1983 D Kennedy Half Dollars Value
Precisely 32,472,244 half-dollars came from the Denver mint in 1983, the second-highest number of this coin type produced that year. While circulated coins cost up to $0.70, you can buy most for $0.75 to $15. Only the highest-graded pieces are worth more, including:
- 1983 MS 66 half-dollars cost $44
- 1983 MS 67 half-dollars cost $275
- 1983 MS 68 half-dollars cost $3,000
Despite an estimated price of about $3,000 for coins in MS 68 grade, one such piece was paid more at an auction. One collector set aside $4,230 to get one on January 6, 2016.
1983 S Kennedy Half Dollars Value (proofs)
The San Francisco mint was responsible for releasing proof half-dollars in 1983. This mint issued 3,279,126 of these superior-looking coins intended for collectors.
The most sought-after pieces are those with DCAM quality, but their high mintage dictates the average prices. Most of these coins are affordable at relatively low prices for such quality:
- It is necessary to spend $3.75 to get one 1983 PR 64 half-dollar
- It is necessary to spend $4.25 to get one 1983 PR 65 half-dollar
- It is necessary to spend $6 to get one 1983 PR 66 half-dollar
- It is necessary to spend $6 to get one 1983 PR 67 half-dollar
- It is necessary to spend $7 to get one 1983 PR 68 half-dollar
- It is necessary to spend $11 to get one 1983 PR 69 half-dollar
Even the best-graded coins in PR 70 rank are relatively inexpensive and available at an average price of $45. However, it is sometimes possible for owners to earn more when the day at auctions is particularly good.
Such a thing happened in 2008 when one 1983 S PR 70 Kennedy Half Dollar with deep cameo contrast changed the owner for $546 at Heritage Auctions.
Also read: 11 Most Valuable Half Dollars In Circulation
1983 Kennedy Half Dollar Grading
The 1983 Half Dollar grading is a responsible job because these coins are only four decades old and contain no precious metal.
They are abundant on the market, and it can be tricky to recognize the one in pristine condition. Besides, most collectors are looking for the best-graded specimens, making those in a circulated condition worth only their face value.
Rare 1983 Kennedy Half Dollar Errors List
While you might think the US Mint has not released too many error coins in recent decades due to advances in technology, that is not always the case. A good example is the 1983 Half Dollar set packed with imperfect coins. It is not good news for officials, but collectors are delighted with such a situation.
Engraver Frank Gasparro created the 1983 Half Dollar reverse, so you can expect to see his initials near the eagle’s body. Thanks to a mistake during the minting process in the Philadelphia mint, numerous coins appeared without the FG initials.
Depending on the preservation level, such pieces often cost $15 to $100. Be careful when buying one such specimen to avoid fraud because some regular coins lost the initials post-mint by intentional polishing.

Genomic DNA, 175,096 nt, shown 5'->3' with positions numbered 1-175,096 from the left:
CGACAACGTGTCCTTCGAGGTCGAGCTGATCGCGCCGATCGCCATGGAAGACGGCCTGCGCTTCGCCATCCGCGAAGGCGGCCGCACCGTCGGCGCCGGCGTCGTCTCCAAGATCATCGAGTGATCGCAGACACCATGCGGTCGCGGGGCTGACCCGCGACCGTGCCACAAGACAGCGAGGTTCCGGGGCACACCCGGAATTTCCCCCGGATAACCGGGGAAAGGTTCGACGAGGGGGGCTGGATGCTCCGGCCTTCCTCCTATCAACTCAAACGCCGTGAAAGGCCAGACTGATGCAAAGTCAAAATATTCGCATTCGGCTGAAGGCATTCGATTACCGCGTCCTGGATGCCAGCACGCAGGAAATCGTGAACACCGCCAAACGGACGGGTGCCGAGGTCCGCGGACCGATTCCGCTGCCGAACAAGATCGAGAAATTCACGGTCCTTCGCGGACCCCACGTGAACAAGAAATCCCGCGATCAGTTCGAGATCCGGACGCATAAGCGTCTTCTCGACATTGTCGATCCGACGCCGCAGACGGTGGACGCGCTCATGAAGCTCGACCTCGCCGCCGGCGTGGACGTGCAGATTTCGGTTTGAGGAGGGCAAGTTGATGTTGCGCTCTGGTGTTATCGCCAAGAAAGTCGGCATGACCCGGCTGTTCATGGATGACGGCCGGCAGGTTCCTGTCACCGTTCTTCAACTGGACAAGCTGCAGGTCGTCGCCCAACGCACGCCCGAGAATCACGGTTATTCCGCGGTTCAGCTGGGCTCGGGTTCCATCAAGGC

All proof Hald Dollars produced in 1983 came from the San Francisco mint. Interestingly, some coins have a so-called Filled S on the obverse, resulting from the mint mark over-punching during the minting process.
Since coins with this atypical letter S are highly sought-after among collectors, their prices are high. You can occasionally find such a piece on the coin market for a few thousand dollars.
When the planchet moves a bit during the die strike, one part of the half-dollar coin surface stays with a crescent-shaped blank area.
When this area is about 45% to 60%, with the condition that the date and the mint mark are visible, you should pay about $150 per coin on the market. Specimens with a crescent part occupying less than 10% are typically inexpensive.
The double die error 1983 half-dollars have duplicated letters, often in the part of the motto, TRUST, on the obverse. Since this imperfection is pretty common in the set, you can expect to get less than $50 per imperfect piece.
Misaligned coins result from improper die position that causes striking the coin off-center. Such pieces miss a part of the design on one side, making them look uneven. Unlike coins with an off-center error, such coins are relatively inexpensive.
Double-struck with obverse indent
Such 1983 half-dollars come with three errors. It has a doubling on the denomination and word LIBERTY. Then, you can notice a broadstrike error from spilling the metal out of the collar. Finally, this coin has dents on the date, leaving copper exposed on the coin rim. Since these pieces are relatively rare, their price is approximately $800 on the market.
FAQ about the 1983 Kennedy Half Dollar
What makes a 1983 Kennedy Half Dollar rare?
The 1983 Kennedy Half Dollars are considered contemporary coins. Even though they are 40 years old, they are not particularly old in numismatic terms. Therefore, you can barely expect to find an expensive specimen in the set, let alone a particularly important rarity.
Which 1983 Kennedy Half Dollars cost a lot?
- The most expensive 1983 D MS 68 Kennedy Half Dollar cost $4,230 (Heritage Auctions held on January 6, 2016)
- The most expensive 1983 P MS 66 Kennedy Half Dollar cost $805 (Heritage Auctions held on April 28, 2010)
- The most expensive 1983 S PR 70 Kennedy Half Dollar DCAM cost $546 (Heritage Auctions held on January 9, 2008)
- The most expensive 1983 S PR 69 Kennedy Half Dollar DCAM (Treasure Hunt Sept LB 2017) cost $25 (eBay on April 2, 2018)
- The most expensive 1983 S PR 69 Kennedy Half Dollar DCAM (Treasure Hunt June LB 2017) cost $10 (eBay on December 29, 2019)
How much are the 1983 Kennedy Half Dollars from Philadelphia worth?
Most 1983 half-dollars are worth less than $1, while perfectly-looking ones cost $3 to $275. Since it can be challenging to find MS 68-rated specimens, experts estimate them at $3,000.
What is the most pricey Kennedy Half Dollar?
- 1964 SP 68 SMS Kennedy half-dollar – $156,000
- 1964 PR 69 DCAM, Accented Hair Kennedy half-dollar – $45,600
- 1967 SP 69 DCAM SMS Kennedy half-dollar – $31,200
- 1968 S PR 70 DCAM Kennedy half-dollar – $24,000
- 1964 D MS 68 Kennedy half-dollar – $22,325